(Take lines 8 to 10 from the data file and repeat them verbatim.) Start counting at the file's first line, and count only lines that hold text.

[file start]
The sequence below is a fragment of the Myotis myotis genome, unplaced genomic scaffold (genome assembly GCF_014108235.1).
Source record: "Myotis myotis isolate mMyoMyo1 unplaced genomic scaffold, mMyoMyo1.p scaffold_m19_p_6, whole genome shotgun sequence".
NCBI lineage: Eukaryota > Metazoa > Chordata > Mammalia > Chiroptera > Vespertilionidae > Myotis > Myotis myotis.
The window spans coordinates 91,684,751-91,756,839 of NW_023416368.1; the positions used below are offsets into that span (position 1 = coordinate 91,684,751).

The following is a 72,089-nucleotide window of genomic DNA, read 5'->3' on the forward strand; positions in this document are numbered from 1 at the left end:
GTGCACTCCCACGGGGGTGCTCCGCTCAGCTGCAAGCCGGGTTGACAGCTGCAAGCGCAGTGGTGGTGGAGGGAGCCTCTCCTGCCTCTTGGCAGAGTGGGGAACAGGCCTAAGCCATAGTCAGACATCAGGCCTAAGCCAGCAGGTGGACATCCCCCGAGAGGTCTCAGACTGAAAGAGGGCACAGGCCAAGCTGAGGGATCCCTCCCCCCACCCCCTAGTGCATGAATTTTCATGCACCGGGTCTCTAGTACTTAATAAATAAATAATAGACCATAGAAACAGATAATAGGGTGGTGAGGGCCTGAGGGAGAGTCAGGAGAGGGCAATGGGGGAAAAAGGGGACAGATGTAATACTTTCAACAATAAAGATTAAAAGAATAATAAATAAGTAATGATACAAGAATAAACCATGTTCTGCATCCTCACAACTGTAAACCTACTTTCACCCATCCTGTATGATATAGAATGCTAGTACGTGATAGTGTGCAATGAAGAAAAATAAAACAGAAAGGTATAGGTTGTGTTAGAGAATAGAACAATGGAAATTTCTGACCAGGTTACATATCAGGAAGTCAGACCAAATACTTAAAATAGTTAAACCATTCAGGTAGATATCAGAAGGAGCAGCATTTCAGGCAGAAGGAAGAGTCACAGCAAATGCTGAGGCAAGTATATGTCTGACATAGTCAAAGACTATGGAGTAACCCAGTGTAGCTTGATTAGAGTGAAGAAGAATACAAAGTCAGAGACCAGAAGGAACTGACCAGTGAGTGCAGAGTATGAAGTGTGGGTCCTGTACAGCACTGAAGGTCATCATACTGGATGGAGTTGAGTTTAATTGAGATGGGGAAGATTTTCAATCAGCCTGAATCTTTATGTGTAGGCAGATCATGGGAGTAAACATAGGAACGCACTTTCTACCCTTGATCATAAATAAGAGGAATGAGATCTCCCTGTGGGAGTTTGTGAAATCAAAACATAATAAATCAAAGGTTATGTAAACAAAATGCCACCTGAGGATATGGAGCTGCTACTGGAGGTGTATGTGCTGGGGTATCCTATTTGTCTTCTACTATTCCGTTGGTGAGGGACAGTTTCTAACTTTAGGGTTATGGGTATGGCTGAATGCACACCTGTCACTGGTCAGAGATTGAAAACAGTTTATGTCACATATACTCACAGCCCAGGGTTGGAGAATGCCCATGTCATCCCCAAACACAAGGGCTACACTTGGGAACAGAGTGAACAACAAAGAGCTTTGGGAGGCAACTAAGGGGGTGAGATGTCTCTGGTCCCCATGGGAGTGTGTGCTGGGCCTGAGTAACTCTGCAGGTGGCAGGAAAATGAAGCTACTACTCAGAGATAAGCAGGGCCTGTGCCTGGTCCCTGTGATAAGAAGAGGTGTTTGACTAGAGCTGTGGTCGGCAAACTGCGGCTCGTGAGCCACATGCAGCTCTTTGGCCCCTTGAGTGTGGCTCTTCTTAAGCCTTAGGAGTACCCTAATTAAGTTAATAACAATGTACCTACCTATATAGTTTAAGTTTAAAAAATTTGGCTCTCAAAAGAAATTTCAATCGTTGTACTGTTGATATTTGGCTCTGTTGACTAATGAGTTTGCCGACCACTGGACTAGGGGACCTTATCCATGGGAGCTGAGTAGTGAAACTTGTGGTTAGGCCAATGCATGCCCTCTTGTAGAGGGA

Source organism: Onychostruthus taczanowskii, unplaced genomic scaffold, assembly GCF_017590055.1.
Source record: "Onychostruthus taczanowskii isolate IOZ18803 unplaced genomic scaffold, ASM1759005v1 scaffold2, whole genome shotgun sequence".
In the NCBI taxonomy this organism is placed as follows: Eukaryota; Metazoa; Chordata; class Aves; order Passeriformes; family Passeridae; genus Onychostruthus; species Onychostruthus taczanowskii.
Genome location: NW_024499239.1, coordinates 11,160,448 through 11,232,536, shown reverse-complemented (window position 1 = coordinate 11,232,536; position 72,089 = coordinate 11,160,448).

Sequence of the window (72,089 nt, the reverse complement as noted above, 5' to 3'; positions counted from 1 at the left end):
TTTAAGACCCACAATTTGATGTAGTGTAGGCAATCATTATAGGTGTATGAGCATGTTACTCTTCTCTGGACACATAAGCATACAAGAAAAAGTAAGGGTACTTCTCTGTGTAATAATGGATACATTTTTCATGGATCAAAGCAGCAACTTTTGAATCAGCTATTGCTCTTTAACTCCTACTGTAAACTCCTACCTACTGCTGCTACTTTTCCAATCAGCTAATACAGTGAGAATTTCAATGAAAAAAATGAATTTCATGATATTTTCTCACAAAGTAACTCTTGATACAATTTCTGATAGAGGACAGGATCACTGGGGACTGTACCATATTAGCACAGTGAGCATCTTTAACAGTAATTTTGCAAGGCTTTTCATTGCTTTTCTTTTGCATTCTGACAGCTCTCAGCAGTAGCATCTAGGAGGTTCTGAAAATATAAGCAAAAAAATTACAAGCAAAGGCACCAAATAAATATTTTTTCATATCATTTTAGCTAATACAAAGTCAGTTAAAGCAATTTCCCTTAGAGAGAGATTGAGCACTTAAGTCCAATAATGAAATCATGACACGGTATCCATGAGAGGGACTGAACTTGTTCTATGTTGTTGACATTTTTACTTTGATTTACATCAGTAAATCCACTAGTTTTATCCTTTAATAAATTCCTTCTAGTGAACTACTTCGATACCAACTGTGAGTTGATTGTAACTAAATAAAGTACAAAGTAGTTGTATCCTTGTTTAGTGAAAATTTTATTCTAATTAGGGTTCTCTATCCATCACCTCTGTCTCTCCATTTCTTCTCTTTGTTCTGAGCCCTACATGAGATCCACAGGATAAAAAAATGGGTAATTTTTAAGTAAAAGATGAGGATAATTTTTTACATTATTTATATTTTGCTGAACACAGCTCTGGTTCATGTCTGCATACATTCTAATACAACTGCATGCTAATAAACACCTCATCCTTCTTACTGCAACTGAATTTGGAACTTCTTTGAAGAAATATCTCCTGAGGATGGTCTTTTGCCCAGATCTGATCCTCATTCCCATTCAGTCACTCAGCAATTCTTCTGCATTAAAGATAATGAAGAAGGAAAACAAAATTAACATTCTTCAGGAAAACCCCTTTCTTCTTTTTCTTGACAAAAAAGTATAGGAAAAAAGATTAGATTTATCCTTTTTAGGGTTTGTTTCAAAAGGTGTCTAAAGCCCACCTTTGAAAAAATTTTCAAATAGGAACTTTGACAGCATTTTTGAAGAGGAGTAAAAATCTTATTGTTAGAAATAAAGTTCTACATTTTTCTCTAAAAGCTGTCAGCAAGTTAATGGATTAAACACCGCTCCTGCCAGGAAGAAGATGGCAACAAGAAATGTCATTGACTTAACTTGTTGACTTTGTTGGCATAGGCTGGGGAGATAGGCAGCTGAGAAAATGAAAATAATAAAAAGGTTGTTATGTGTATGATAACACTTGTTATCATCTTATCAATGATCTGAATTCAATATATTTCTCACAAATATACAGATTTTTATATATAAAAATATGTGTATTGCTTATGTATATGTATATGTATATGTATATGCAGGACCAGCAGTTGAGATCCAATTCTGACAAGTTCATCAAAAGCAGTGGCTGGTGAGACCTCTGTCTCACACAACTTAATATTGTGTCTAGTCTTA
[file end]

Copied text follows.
Source record: "Onychostruthus taczanowskii isolate IOZ18803 unplaced genomic scaffold, ASM1759005v1 scaffold2, whole genome shotgun sequence".
In the NCBI taxonomy this organism is placed as follows: Eukaryota; Metazoa; Chordata; class Aves; order Passeriformes; family Passeridae; genus Onychostruthus; species Onychostruthus taczanowskii.
Genome location: NW_024499239.1, coordinates 11,160,448 through 11,232,536, shown reverse-complemented (window position 1 = coordinate 11,232,536; position 72,089 = coordinate 11,160,448).